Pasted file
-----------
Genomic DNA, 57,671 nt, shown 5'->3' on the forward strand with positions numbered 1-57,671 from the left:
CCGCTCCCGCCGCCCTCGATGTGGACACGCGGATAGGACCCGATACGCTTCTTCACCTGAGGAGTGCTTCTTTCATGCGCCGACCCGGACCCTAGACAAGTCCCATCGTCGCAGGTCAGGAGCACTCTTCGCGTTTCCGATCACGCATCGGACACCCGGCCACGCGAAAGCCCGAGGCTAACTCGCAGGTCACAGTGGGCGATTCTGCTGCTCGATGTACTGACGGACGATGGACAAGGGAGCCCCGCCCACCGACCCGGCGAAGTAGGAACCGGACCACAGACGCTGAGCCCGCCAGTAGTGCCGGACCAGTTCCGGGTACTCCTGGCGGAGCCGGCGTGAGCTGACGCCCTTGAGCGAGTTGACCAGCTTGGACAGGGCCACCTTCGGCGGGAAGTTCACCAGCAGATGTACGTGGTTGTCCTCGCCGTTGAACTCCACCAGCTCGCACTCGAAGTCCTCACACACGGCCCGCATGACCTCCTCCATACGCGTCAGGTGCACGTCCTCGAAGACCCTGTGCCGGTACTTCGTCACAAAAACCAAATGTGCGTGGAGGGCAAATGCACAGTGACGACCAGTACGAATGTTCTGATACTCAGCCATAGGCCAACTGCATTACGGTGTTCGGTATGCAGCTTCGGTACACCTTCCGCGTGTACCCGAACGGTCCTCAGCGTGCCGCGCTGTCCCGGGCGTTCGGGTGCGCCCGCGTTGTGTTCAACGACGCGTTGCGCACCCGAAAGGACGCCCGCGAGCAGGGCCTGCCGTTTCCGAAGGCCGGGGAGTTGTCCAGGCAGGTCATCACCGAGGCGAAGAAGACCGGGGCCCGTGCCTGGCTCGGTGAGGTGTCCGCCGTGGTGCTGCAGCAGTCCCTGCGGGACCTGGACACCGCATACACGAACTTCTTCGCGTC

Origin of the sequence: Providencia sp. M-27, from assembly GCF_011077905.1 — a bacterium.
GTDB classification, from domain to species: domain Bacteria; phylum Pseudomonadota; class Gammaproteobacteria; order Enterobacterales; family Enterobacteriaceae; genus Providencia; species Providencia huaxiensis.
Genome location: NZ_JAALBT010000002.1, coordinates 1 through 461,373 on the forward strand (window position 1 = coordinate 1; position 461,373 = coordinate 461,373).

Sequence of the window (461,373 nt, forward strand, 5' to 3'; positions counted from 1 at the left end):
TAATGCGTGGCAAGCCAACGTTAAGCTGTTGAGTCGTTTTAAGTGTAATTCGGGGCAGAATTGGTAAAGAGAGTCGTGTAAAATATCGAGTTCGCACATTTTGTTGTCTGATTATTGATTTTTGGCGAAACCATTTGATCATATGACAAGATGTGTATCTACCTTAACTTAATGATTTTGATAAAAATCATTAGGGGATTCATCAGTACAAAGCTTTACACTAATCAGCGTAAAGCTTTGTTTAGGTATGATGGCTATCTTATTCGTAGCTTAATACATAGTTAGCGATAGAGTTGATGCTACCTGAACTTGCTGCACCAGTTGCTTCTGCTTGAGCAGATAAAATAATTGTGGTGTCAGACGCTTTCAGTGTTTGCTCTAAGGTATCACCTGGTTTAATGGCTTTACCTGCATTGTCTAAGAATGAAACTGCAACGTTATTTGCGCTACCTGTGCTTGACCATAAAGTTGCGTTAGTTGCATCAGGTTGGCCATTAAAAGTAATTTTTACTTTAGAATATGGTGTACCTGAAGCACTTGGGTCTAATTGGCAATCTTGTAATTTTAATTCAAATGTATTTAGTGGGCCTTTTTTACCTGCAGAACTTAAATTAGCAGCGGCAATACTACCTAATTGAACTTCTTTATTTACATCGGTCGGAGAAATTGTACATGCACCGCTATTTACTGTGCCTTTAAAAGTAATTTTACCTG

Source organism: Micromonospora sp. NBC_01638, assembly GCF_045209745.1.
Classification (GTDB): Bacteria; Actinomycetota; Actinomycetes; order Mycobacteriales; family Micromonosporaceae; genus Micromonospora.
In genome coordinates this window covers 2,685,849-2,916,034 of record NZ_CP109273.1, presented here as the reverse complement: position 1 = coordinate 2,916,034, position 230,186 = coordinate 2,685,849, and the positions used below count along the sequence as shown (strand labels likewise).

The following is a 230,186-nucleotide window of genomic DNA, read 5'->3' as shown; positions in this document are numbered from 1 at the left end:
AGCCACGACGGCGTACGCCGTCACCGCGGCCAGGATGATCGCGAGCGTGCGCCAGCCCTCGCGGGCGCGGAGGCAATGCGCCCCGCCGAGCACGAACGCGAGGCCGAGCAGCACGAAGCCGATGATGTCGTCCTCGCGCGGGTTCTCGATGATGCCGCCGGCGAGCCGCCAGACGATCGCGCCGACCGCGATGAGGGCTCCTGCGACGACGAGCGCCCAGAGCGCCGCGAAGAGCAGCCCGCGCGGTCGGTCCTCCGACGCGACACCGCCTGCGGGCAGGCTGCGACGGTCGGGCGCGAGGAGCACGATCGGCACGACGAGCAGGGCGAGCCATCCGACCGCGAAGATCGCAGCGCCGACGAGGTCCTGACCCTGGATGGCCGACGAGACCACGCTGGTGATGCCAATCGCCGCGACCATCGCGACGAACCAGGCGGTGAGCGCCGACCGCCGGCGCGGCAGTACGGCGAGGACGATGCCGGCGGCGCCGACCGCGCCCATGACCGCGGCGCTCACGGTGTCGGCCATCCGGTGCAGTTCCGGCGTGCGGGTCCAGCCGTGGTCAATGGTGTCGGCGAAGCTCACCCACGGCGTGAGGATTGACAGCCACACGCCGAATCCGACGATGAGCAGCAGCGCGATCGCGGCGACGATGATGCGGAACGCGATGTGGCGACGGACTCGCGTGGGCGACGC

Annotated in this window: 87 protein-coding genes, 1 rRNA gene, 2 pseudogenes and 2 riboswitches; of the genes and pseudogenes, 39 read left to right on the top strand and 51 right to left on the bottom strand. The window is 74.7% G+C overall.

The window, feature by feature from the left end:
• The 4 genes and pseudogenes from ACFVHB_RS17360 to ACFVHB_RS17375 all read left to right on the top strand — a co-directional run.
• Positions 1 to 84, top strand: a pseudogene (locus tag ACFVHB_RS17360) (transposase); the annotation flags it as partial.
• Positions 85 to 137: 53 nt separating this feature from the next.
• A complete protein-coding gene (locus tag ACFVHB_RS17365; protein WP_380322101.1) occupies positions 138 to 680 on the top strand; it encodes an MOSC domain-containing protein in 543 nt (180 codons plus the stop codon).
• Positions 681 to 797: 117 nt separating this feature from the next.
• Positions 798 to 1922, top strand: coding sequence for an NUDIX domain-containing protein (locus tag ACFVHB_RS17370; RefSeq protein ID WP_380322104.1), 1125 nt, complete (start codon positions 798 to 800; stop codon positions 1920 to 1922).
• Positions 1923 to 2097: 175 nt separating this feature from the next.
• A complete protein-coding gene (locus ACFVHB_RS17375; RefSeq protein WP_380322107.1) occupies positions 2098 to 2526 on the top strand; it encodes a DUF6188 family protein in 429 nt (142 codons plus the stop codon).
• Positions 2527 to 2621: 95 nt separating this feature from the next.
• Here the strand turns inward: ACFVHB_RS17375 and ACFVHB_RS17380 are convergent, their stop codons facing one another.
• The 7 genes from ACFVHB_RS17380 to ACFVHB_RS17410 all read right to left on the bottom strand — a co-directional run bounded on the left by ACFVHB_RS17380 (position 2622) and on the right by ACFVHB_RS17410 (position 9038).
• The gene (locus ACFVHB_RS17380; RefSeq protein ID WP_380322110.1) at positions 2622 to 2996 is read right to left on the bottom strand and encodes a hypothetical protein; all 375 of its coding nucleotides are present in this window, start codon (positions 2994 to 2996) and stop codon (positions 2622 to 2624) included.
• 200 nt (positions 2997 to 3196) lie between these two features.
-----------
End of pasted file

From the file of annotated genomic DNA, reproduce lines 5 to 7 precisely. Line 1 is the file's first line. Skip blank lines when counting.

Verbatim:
Genome location: NZ_JAALBT010000002.1, coordinates 1 through 461,373 on the forward strand (window position 1 = coordinate 1; position 461,373 = coordinate 461,373).

Sequence of the window (461,373 nt, forward strand, 5' to 3'; positions counted from 1 at the left end):
TAATGCGTGGCAAGCCAACGTTAAGCTGTTGAGTCGTTTTAAGTGTAATTCGGGGCAGAATTGGTAAAGAGAGTCGTGTAAAATATCGAGTTCGCACATTTTGTTGTCTGATTATTGATTTTTGGCGAAACCATTTGATCATATGACAAGATGTGTATCTACCTTAACTTAATGATTTTGATAAAAATCATTAGGGGATTCATCAGTACAAAGCTTTACACTAATCAGCGTAAAGCTTTGTTTAGGTATGATGGCTATCTTATTCGTAGCTTAATACATAGTTAGCGATAGAGTTGATGCTACCTGAACTTGCTGCACCAGTTGCTTCTGCTTGAGCAGATAAAATAATTGTGGTGTCAGACGCTTTCAGTGTTTGCTCTAAGGTATCACCTGGTTTAATGGCTTTACCTGCATTGTCTAAGAATGAAACTGCAACGTTATTTGCGCTACCTGTGCTTGACCATAAAGTTGCGTTAGTTGCATCAGGTTGGCCATTAAAAGTAATTTTTACTTTAGAATATGGTGTACCTGAAGCACTTGGGTCTAATTGGCAATCTTGTAATTTTAATTCAAATGTATTTAGTGGGCCTTTTTTACCTGCAGAACTTAAATTAGCAGCGGCAATACTACCTAATTGAACTTCTTTATTTACATCGGTCGGAGAAATTGTACATGCACCGCTATTTACTGTGCCTTTAAAAGTAATTTTACCTG